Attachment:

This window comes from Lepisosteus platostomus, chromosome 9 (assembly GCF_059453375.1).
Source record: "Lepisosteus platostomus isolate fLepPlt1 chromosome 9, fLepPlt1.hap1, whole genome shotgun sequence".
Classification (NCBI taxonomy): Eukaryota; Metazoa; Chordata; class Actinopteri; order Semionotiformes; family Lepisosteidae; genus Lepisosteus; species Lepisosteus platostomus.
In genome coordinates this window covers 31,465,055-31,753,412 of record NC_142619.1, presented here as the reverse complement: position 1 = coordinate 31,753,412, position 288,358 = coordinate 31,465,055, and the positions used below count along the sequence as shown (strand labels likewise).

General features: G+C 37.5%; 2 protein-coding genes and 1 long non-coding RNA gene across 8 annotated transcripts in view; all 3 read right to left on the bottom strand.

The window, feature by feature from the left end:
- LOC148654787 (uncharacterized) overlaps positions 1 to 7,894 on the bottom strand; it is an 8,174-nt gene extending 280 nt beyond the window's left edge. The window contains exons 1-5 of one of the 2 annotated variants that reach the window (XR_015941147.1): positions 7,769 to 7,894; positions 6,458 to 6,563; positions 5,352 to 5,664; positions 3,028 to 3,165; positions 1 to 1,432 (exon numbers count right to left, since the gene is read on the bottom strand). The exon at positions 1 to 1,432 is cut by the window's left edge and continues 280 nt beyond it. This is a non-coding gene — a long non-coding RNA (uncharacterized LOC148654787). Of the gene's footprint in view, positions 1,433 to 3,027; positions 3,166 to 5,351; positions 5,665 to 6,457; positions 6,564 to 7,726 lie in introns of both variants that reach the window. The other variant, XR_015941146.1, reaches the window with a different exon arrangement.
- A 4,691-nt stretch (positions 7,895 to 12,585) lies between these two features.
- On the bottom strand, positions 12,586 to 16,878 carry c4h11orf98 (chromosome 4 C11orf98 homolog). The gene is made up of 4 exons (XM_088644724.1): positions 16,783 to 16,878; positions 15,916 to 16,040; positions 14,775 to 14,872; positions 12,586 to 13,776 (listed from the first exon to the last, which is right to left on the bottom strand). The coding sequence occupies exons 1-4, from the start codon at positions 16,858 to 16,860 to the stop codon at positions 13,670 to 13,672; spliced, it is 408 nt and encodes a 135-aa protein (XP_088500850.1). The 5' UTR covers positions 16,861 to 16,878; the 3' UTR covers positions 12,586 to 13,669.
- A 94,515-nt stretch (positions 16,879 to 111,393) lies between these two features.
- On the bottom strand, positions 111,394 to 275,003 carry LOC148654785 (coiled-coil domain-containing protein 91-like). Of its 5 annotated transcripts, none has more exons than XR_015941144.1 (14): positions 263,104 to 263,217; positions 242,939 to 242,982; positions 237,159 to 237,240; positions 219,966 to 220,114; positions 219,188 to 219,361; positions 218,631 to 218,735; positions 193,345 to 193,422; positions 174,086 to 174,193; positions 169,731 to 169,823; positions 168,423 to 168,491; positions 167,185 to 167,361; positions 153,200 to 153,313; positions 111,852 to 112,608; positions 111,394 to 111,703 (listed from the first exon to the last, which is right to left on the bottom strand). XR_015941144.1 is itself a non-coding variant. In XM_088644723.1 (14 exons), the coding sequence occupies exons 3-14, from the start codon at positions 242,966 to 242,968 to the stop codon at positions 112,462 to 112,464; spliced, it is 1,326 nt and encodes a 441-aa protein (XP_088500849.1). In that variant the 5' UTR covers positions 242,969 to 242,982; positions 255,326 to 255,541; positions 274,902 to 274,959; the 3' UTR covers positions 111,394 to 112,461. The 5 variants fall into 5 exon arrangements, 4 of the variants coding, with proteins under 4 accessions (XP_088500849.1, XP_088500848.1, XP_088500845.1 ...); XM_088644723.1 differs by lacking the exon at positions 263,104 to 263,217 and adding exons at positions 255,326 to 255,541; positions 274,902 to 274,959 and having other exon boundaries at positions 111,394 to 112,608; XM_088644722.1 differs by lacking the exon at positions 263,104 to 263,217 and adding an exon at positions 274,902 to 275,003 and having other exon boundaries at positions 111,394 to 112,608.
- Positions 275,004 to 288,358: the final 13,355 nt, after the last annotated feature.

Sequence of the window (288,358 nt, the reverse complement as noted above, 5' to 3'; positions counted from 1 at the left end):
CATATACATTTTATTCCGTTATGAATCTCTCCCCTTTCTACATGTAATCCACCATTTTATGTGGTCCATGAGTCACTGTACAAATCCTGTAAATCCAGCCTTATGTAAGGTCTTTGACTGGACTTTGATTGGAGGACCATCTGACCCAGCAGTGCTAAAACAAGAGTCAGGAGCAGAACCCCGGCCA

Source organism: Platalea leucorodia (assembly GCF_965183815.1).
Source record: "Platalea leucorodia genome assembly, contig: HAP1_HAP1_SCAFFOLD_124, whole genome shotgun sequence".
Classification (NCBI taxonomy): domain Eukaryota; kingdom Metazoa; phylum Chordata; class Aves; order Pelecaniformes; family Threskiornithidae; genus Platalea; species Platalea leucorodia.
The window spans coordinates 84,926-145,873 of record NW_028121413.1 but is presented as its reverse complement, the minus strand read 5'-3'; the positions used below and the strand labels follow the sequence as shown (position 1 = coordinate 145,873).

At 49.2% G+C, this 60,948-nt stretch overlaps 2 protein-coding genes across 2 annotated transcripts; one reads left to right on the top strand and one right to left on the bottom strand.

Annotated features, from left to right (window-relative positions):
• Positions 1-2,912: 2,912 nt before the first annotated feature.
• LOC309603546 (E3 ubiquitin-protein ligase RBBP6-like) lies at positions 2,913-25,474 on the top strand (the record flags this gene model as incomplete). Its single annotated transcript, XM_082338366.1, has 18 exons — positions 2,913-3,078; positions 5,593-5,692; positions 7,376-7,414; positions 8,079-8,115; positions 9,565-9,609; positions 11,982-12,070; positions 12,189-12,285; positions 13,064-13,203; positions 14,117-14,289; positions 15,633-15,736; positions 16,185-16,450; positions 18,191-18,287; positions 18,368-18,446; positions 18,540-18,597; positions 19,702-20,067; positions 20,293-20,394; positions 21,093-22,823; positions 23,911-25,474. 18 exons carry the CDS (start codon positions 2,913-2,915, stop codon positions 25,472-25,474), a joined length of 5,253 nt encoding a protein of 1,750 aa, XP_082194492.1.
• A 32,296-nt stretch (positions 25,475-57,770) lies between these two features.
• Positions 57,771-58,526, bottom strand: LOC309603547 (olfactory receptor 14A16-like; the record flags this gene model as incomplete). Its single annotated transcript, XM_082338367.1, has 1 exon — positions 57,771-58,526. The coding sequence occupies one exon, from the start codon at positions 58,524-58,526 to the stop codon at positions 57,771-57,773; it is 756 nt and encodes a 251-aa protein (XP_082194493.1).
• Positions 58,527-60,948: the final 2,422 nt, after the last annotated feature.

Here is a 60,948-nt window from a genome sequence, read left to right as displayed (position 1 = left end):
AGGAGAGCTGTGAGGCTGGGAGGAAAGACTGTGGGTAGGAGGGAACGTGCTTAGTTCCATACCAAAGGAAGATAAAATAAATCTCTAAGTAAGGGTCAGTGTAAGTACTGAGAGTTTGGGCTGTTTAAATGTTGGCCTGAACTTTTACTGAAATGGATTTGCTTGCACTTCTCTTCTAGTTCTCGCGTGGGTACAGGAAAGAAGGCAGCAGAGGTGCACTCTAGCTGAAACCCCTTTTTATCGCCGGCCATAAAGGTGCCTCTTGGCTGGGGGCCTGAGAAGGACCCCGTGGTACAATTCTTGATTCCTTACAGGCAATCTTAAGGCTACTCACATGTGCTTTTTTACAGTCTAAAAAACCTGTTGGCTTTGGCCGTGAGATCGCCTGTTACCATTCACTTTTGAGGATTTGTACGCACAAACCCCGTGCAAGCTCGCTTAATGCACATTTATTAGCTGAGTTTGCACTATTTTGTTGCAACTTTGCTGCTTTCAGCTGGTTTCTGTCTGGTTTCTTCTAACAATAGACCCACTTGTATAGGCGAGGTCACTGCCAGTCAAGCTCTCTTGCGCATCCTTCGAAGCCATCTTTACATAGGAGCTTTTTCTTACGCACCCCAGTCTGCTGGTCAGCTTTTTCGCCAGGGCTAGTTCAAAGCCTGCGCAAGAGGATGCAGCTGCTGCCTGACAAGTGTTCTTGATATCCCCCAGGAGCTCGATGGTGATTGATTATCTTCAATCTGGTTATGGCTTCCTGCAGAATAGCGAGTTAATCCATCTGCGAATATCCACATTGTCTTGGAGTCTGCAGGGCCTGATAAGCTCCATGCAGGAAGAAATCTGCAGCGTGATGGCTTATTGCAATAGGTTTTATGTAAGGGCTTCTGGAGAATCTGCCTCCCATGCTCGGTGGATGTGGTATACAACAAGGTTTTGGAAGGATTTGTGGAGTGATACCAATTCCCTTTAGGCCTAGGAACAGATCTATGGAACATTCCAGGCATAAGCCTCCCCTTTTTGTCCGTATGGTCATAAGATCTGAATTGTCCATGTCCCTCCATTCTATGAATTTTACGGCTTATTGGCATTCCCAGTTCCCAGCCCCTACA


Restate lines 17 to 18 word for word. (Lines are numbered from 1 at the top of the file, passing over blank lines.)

Classification (NCBI taxonomy): domain Eukaryota; kingdom Metazoa; phylum Chordata; class Aves; order Pelecaniformes; family Threskiornithidae; genus Platalea; species Platalea leucorodia.
The window spans coordinates 84,926-145,873 of record NW_028121413.1 but is presented as its reverse complement, the minus strand read 5'-3'; the positions used below and the strand labels follow the sequence as shown (position 1 = coordinate 145,873).